To the editor:
In recent opinions in this paper there has been a lot of discussion about equity and race-based posters in schools and calls for more. These topics are just two tenets of critical race theory, but what is CRT?
To answer this, I referred to Christopher Rufo, who has done extensive research on the topic. In his lectures, he defines CRT as “an academic discipline, formulated in the 1990s, built on the intellectual framework of identity-based Marxism.” Initially Marxists built their theory around class conflict between capitalists and workers with eventual overthrow of capitalists. This did not take hold in countries with large middle classes or improving living standards. Thus, they “sought to create a revolutionary coalition of the dispossessed based on racial and ethnic categories” taught as “critical race theory.”
Rufo identifies a series of euphemisms deployed by its supporters to describe CRT, including “equity,” “social justice,” “diversity and inclusion,” and “culturally responsive teaching.” Many of these terms are innocuous and nonthreatening. After all, “neo-Marxism” would be a hard sell to most Americans. The term “equity” sounds nonthreatening and similar to “equality,” but is the antithesis of “equality.” Within the context of CRT, it is the race-based process of distribution of wealth, position, power, even property. Quite the opposite of the American principle of equality.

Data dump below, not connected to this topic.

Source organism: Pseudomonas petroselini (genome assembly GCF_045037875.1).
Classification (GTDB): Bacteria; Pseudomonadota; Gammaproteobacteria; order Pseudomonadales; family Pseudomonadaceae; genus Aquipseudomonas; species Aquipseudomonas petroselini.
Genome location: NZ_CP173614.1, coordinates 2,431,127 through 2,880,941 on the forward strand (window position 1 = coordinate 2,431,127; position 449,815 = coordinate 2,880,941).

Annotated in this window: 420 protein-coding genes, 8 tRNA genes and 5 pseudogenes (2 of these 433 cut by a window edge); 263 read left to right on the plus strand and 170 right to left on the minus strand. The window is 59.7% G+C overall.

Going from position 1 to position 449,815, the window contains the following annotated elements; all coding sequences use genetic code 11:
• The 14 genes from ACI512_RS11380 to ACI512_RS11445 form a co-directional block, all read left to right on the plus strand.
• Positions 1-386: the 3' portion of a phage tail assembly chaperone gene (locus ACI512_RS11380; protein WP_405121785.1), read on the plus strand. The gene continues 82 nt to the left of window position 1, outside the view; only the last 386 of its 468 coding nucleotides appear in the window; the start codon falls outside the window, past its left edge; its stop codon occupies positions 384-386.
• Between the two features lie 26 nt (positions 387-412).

Once we get beyond the nonthreatening euphemisms, the real problem comes with the implementation of the theory. In Rufo’s words: “Critical race theorists must be confronted with and forced to speak to the facts. Do they support public schools separating first-graders into groups of ‘oppressors’ and ‘oppressed’? Do they support mandatory curricula teaching that ‘all white people play a part in perpetuating systemic racism’? Do they support public schools instructing white parents to become ‘white traitors’ and advocate for ‘white abolition’? ”
We need to ask ourselves if we want our children pitted against one another based on race. The more time spent on Marxist indoctrination means less time spent on the topics that enable them to be successful in life or rise up out of poverty.